Collecting California fractional gold coins is a fascinating pursuit, as many of the coins are tangible links to one of the most exciting eras of American history
By Jeff Garrett for Numismatic Guaranty Corporation (NGC) ……
Next week, Heritage Auctions will be offering the Maurice Storck Collection. Storck was a coin dealer who was active starting in the 1950s and famously attended the King Farouk sale that was held in Cairo, Egypt in 1954. When he died last year at the age of 97, he was the last US numismatist who attended that sale in person. His collection contains an interesting array of US rarities and will be warmly received, as are all old-time collections when they enter the marketplace.
While reviewing the catalog, one section was of particular interest to me: over three hundred lots of Californian fractional gold coins. This is a very comprehensive offering and is sure to garner considerable attention from specialized collectors of this series.
California fractional gold coins have always been one of my favorite series. In the 1980s, I assembled a large collection and later sold them, much to my regret today. Maurice Storck, like many coin dealers and collectors of the past, was probably drawn to their relatively low cost and historical significance.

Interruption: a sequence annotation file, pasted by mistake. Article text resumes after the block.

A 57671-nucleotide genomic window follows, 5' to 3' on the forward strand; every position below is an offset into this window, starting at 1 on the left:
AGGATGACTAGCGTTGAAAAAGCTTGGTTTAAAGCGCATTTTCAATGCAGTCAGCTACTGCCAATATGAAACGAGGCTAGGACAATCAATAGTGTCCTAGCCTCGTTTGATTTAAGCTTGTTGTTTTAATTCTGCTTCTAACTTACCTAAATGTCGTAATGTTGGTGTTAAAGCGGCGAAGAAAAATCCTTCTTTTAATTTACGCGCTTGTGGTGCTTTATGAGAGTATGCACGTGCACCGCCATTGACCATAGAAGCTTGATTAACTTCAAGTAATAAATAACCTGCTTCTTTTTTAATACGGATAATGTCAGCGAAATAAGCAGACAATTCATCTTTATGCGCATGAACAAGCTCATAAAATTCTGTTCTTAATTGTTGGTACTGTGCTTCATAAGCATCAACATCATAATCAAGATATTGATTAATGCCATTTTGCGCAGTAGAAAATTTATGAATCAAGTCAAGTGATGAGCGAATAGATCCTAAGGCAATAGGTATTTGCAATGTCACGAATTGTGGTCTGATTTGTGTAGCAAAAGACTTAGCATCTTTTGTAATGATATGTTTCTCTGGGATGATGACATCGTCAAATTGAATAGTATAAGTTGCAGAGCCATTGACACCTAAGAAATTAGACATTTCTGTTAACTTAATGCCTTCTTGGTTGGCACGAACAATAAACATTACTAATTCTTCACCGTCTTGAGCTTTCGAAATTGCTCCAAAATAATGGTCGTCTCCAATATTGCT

My appreciation for Californian fractional gold coins deepened several years ago when the Odyssey Marine Corporation was excavating the shipwreck site of SS Central America. I was hired to perform a series of appraisals as material was brought up from the seafloor. Coins were placed into plastic Tupperware containers along with the seawater for preservation purposes. Each container was like a miniature time capsule from the year 1857. It was one of the most interesting and exciting assignments of my numismatic career.
I had the opportunity to closely examine thousands of wonderful US gold coins. As much as I found them interesting, however, my most fascinating discovery was the presence of quantities of California fractional gold coins. These tiny gold coins clearly circulated during the California Gold Rush. It’s hard to believe that something as small as the California gold quarter dollars actually was used as money. The proof was in these Tupperware containers.
Currency Born from Necessity
Due to the scarcity of smaller denomination coins during the Gold Rush, privately minted quarter, half, and dollar coins were minted starting in 1852. These coins circulated alongside smaller-size silver coins from around the world, many of which were also found on the Central America. The fractional gold coins were lightweight but were still accepted in commerce.
Dozens of private companies minted California fractional gold coins, and there are about 575 different varieties known of all types. The standard reference for the series is California Pioneer Fractional Gold by Walter Breen and Ron Gillio. Coins are assigned BG numbers when attributed.
The Coinage Act of April 22, 1864, made private coinage illegal in the US, but the law was not fully enforced until 1883. The coins issued after 1883 are considered tokens and do not state a denomination in most cases. There are also plentiful modern replicas that are gold-plated and nearly worthless.